Skip to main content

Shielings and summer pastures

Wednesday 16 May, 2018, by Karen Griffiths

Many of us will have happy memories of reading Johanna Spyri’s ‘Heidi’ published in 1881, where the young heroine joins her grandfather high in the Swiss mountains as he and young Peter look after a herd of milk goats grazing on the sweet Alpine pastures.

An image showing the front cover of the book Heidi. The cover shows a farmer and his daughter tending to goats

In the winter when the snows arrived, the goats were brought back down to the shelter of the valley bottom farms. This is an ancient practice known as transhumance where members of a community or farming family (often the youngsters) took their animals (cows mainly in the UK but also sheep and goats) some distance from the family farm to graze them on remote pastures during the summer months. They lived with their beasts, milking them daily and bringing the milk or cheese made up on the hills regularly back to the main farm or village.

Grazing cattle on hillside pastures in the summer,  leaving the valley bottom meadows to grow the hay for winter fodder is a common practice still seen in the Yorkshire Dales, but there is evidence in Wensleydale that a more extensive form of transhumance was practiced in earlier times. This evidence is largely from place names. Ian D. Whyte describes this in detail in his paper ‘Shielings and the Upland Pastoral Economy of the Lake District in Medieval and Early Modern Times.’
Shielings were actually the little huts that the herders lived in while looking after their beasts. Here is an eighteenth century description of one in Scotland:
“I landed on a bank covered with sheelins, the temporary habitations of some peasants who tend the herds of milch cows. These formed a grotesque group; some were oblong, some conic, and so low that the entrance is forbidden without creeping through the opening, which has no other door than a [bundle] of birch twigs placed there occasionally; they are constructed of branches of trees covered with sods; the furniture a bed of heather; placed on a bank of sod, two blankets and a rug; some dairy vessels; and above, certain pendent shelves made of basket-work, to hold the cheese, the product of the summer. In one of the little conic huts I spied a little infant asleep.”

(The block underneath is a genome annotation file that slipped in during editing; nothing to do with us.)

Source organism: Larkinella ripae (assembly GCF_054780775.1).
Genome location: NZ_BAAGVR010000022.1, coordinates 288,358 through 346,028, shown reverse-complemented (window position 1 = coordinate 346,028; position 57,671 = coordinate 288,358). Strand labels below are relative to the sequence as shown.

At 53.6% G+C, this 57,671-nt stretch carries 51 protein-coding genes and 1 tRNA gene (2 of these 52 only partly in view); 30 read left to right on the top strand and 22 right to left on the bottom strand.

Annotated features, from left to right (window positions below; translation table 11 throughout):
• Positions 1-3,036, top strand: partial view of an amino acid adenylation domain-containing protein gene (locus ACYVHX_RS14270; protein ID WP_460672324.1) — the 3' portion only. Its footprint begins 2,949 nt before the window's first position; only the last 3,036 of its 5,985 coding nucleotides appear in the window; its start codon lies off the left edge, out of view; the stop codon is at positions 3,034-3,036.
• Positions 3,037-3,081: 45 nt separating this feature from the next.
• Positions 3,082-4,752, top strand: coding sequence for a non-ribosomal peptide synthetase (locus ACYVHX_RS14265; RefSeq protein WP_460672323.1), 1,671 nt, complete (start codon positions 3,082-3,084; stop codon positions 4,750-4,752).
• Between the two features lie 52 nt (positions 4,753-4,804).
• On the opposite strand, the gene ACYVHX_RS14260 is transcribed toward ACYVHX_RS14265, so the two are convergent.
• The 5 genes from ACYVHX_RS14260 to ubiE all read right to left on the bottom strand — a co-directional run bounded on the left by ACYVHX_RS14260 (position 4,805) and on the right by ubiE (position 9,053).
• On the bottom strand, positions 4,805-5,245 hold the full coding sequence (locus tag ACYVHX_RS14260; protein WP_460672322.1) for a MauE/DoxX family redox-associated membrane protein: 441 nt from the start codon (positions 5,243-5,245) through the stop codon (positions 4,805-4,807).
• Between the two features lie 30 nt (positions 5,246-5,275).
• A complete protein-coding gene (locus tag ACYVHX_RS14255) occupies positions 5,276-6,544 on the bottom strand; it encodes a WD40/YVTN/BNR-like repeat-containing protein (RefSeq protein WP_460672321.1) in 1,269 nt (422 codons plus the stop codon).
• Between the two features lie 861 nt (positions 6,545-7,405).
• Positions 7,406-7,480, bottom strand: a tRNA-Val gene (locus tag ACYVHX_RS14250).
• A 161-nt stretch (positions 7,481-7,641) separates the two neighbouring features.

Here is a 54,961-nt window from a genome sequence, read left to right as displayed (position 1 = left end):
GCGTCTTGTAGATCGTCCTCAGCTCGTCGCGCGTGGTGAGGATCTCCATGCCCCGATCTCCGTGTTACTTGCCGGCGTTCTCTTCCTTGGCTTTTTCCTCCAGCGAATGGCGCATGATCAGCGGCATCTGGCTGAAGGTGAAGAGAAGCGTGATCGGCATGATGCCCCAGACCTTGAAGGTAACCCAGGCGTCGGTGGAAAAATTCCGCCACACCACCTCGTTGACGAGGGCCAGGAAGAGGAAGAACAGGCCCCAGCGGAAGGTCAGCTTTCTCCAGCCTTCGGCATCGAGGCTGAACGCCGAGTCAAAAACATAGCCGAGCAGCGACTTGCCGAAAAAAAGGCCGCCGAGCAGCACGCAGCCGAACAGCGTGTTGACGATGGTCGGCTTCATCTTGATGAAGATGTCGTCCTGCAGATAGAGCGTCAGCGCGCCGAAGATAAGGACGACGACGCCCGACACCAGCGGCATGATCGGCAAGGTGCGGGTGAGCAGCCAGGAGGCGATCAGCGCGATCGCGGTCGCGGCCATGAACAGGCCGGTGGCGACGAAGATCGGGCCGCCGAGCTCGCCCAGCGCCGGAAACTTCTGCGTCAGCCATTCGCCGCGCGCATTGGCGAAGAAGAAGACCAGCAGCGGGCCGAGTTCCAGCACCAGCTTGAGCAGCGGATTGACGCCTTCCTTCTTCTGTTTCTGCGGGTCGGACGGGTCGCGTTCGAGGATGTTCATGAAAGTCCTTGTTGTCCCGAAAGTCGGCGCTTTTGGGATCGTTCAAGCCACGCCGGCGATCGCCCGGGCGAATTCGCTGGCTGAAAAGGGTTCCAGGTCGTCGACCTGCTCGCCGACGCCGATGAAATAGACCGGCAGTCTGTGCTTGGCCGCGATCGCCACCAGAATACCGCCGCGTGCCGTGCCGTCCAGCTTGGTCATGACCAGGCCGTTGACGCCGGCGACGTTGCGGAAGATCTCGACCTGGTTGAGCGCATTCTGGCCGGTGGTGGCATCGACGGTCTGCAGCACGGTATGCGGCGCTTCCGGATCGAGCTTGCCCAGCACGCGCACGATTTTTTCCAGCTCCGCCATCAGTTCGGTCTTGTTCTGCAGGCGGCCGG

Thomas Pennant (1776) ‘Voyage to the Hebrides’
In Wensleydale we have quite a few examples of the use of two of the Norse words for shieling which are ‘saetr‘ and ‘skali‘ along with ‘sed’ and ‘side’ for related pastures.
Looking at a map of the western end of Wensleydale we can see the settlements of  Marsett;  Swinesett;  Countersett; Burtersett and Appersett, where the ‘-sett’ part of the name derives from the Norse ‘saetr’. All are south of the river Ure interestingly.  High on the hillsides to the south of Hawes we see Wether Fell Side and Backsides named for summer grazing areas.  To the north of the Ure we see the village of Sedbusk again named for a summer grazing area and Skell Gill, a farming hamlet north of Askrigg whose name derives from the Norse ‘skali‘ with  an area of pasture called Marsetts nearby. Way up on Fossdale Moss we see the name Pickersett appearing several times on landscape features like Pickersett Nab.  Similarly we see Humesett Crag north of Appersett. Presumably these places were just too marginal for the shielings they are named for to have been permanently settled.